Re: Euclid's Elements Book 1 Proposition 1  something Euclid missed?
Posted:
Feb 18, 2014 6:03 PM


John Gabriel <thenewcalculus@gmail.com> wrote in news:27a10aab4de64af1b793f14c98ce1b81@googlegroups.com:
> @KQ: To say that a line consists of points is truly absurd. > > A point is an invisible marker that denotes or marks off the distance > from a fixed origin.
A point is not a distance. A point is a location. You can describe that a location in a number of ways: a pair of distances, a distance and a direction, an intersection of two lines etc. But a point is not a distance.
> There are many such distances, so that they can't > be counted.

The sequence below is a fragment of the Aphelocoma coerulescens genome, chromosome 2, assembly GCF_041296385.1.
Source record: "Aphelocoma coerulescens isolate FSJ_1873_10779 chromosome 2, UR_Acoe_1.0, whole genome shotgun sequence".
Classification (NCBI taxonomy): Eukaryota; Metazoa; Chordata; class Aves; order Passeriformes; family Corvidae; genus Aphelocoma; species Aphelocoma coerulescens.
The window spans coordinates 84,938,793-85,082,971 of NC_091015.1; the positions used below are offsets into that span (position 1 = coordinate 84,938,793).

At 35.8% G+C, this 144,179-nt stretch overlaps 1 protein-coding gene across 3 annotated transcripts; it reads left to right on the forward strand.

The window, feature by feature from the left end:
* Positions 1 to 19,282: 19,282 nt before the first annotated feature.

Just because there are 'many' of something, doesn't mean you can't count them. If you had said there are uncountably many such distances you would have been correct.
> But does that mean that a line consists of distances?
Here you are assuming a point is a distance, which, as I pointed out above, is not the case. So you argument fails.
> Of > course not, a line is the shortest distance between two points.
A line is not a distance either. Even a line segment is not a distance.
OMG you really have no idea what it is you are talking about. I suggest you try a new hobby.
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